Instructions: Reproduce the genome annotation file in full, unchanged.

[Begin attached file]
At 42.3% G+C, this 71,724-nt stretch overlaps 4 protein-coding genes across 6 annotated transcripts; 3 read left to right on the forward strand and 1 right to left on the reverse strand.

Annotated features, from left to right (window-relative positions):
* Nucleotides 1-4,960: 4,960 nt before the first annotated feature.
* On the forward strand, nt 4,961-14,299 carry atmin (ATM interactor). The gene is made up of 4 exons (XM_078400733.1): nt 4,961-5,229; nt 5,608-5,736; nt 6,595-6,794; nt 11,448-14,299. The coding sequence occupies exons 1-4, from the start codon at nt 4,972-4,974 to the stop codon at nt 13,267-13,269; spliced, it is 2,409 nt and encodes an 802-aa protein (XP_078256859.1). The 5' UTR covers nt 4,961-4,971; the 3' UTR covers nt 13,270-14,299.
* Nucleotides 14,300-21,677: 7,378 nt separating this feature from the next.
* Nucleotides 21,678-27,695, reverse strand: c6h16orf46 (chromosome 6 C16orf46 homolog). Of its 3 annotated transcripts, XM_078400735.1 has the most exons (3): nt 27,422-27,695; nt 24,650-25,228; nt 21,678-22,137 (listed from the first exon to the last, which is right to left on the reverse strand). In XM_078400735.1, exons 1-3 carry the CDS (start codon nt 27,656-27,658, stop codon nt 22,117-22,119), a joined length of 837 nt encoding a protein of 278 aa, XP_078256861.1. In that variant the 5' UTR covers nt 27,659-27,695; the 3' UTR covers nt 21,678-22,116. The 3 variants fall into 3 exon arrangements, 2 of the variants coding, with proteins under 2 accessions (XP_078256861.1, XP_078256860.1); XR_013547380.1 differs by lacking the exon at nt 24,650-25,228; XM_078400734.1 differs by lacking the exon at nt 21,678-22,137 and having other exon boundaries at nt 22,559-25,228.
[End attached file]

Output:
At 42.3% G+C, this 71,724-nt stretch overlaps 4 protein-coding genes across 6 annotated transcripts; 3 read left to right on the forward strand and 1 right to left on the reverse strand.

Annotated features, from left to right (window-relative positions):
* Nucleotides 1-4,960: 4,960 nt before the first annotated feature.
* On the forward strand, nt 4,961-14,299 carry atmin (ATM interactor). The gene is made up of 4 exons (XM_078400733.1): nt 4,961-5,229; nt 5,608-5,736; nt 6,595-6,794; nt 11,448-14,299. The coding sequence occupies exons 1-4, from the start codon at nt 4,972-4,974 to the stop codon at nt 13,267-13,269; spliced, it is 2,409 nt and encodes an 802-aa protein (XP_078256859.1). The 5' UTR covers nt 4,961-4,971; the 3' UTR covers nt 13,270-14,299.
* Nucleotides 14,300-21,677: 7,378 nt separating this feature from the next.
* Nucleotides 21,678-27,695, reverse strand: c6h16orf46 (chromosome 6 C16orf46 homolog). Of its 3 annotated transcripts, XM_078400735.1 has the most exons (3): nt 27,422-27,695; nt 24,650-25,228; nt 21,678-22,137 (listed from the first exon to the last, which is right to left on the reverse strand). In XM_078400735.1, exons 1-3 carry the CDS (start codon nt 27,656-27,658, stop codon nt 22,117-22,119), a joined length of 837 nt encoding a protein of 278 aa, XP_078256861.1. In that variant the 5' UTR covers nt 27,659-27,695; the 3' UTR covers nt 21,678-22,116. The 3 variants fall into 3 exon arrangements, 2 of the variants coding, with proteins under 2 accessions (XP_078256861.1, XP_078256860.1); XR_013547380.1 differs by lacking the exon at nt 24,650-25,228; XM_078400734.1 differs by lacking the exon at nt 21,678-22,137 and having other exon boundaries at nt 22,559-25,228.